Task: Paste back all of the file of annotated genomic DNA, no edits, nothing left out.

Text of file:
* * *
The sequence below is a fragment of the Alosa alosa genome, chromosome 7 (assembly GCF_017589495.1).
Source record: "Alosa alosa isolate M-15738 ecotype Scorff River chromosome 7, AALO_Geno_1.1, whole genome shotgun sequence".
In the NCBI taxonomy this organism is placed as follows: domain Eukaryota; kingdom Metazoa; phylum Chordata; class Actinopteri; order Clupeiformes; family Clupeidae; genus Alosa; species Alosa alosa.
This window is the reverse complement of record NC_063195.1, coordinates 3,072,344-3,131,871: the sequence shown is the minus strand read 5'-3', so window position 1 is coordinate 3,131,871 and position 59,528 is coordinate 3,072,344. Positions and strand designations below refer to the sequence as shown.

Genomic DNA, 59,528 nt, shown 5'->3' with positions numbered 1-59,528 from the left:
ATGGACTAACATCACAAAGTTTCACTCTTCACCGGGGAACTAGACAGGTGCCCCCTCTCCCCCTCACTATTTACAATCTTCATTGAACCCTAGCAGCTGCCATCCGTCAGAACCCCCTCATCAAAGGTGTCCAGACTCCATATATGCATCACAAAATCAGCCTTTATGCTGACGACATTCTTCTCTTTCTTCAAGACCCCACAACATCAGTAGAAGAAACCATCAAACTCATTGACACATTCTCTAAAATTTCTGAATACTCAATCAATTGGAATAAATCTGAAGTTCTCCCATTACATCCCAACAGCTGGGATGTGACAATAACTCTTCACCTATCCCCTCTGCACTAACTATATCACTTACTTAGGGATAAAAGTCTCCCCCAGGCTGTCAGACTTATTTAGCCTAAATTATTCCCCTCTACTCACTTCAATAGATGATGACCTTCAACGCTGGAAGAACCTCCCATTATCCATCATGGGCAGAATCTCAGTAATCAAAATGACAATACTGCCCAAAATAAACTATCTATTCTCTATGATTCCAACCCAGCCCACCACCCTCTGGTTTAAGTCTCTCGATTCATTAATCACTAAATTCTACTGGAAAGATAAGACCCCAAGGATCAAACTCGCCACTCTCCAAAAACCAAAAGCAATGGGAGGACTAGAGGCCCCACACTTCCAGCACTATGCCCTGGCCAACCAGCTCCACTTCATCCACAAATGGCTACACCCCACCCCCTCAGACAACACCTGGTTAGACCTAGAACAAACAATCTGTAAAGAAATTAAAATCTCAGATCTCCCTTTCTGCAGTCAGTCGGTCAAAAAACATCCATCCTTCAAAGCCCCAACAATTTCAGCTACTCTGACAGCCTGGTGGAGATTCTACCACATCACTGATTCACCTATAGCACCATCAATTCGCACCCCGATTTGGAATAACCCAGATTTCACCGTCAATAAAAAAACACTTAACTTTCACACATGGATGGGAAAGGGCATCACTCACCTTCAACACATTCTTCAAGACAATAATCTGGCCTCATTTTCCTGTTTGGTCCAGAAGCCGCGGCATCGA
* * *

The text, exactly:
The sequence below is a fragment of the Alosa alosa genome, chromosome 7 (assembly GCF_017589495.1).
Source record: "Alosa alosa isolate M-15738 ecotype Scorff River chromosome 7, AALO_Geno_1.1, whole genome shotgun sequence".
In the NCBI taxonomy this organism is placed as follows: domain Eukaryota; kingdom Metazoa; phylum Chordata; class Actinopteri; order Clupeiformes; family Clupeidae; genus Alosa; species Alosa alosa.
This window is the reverse complement of record NC_063195.1, coordinates 3,072,344-3,131,871: the sequence shown is the minus strand read 5'-3', so window position 1 is coordinate 3,131,871 and position 59,528 is coordinate 3,072,344. Positions and strand designations below refer to the sequence as shown.

Genomic DNA, 59,528 nt, shown 5'->3' with positions numbered 1-59,528 from the left:
ATGGACTAACATCACAAAGTTTCACTCTTCACCGGGGAACTAGACAGGTGCCCCCTCTCCCCCTCACTATTTACAATCTTCATTGAACCCTAGCAGCTGCCATCCGTCAGAACCCCCTCATCAAAGGTGTCCAGACTCCATATATGCATCACAAAATCAGCCTTTATGCTGACGACATTCTTCTCTTTCTTCAAGACCCCACAACATCAGTAGAAGAAACCATCAAACTCATTGACACATTCTCTAAAATTTCTGAATACTCAATCAATTGGAATAAATCTGAAGTTCTCCCATTACATCCCAACAGCTGGGATGTGACAATAACTCTTCACCTATCCCCTCTGCACTAACTATATCACTTACTTAGGGATAAAAGTCTCCCCCAGGCTGTCAGACTTATTTAGCCTAAATTATTCCCCTCTACTCACTTCAATAGATGATGACCTTCAACGCTGGAAGAACCTCCCATTATCCATCATGGGCAGAATCTCAGTAATCAAAATGACAATACTGCCCAAAATAAACTATCTATTCTCTATGATTCCAACCCAGCCCACCACCCTCTGGTTTAAGTCTCTCGATTCATTAATCACTAAATTCTACTGGAAAGATAAGACCCCAAGGATCAAACTCGCCACTCTCCAAAAACCAAAAGCAATGGGAGGACTAGAGGCCCCACACTTCCAGCACTATGCCCTGGCCAACCAGCTCCACTTCATCCACAAATGGCTACACCCCACCCCCTCAGACAACACCTGGTTAGACCTAGAACAAACAATCTGTAAAGAAATTAAAATCTCAGATCTCCCTTTCTGCAGTCAGTCGGTCAAAAAACATCCATCCTTCAAAGCCCCAACAATTTCAGCTACTCTGACAGCCTGGTGGAGATTCTACCACATCACTGATTCACCTATAGCACCATCAATTCGCACCCCGATTTGGAATAACCCAGATTTCACCGTCAATAAAAAAACACTTAACTTTCACACATGGATGGGAAAGGGCATCACTCACCTTCAACACATTCTTCAAGACAATAATCTGGCCTCATTTTCCTGTTTGGTCCAGAAGCCGCGGCATCGA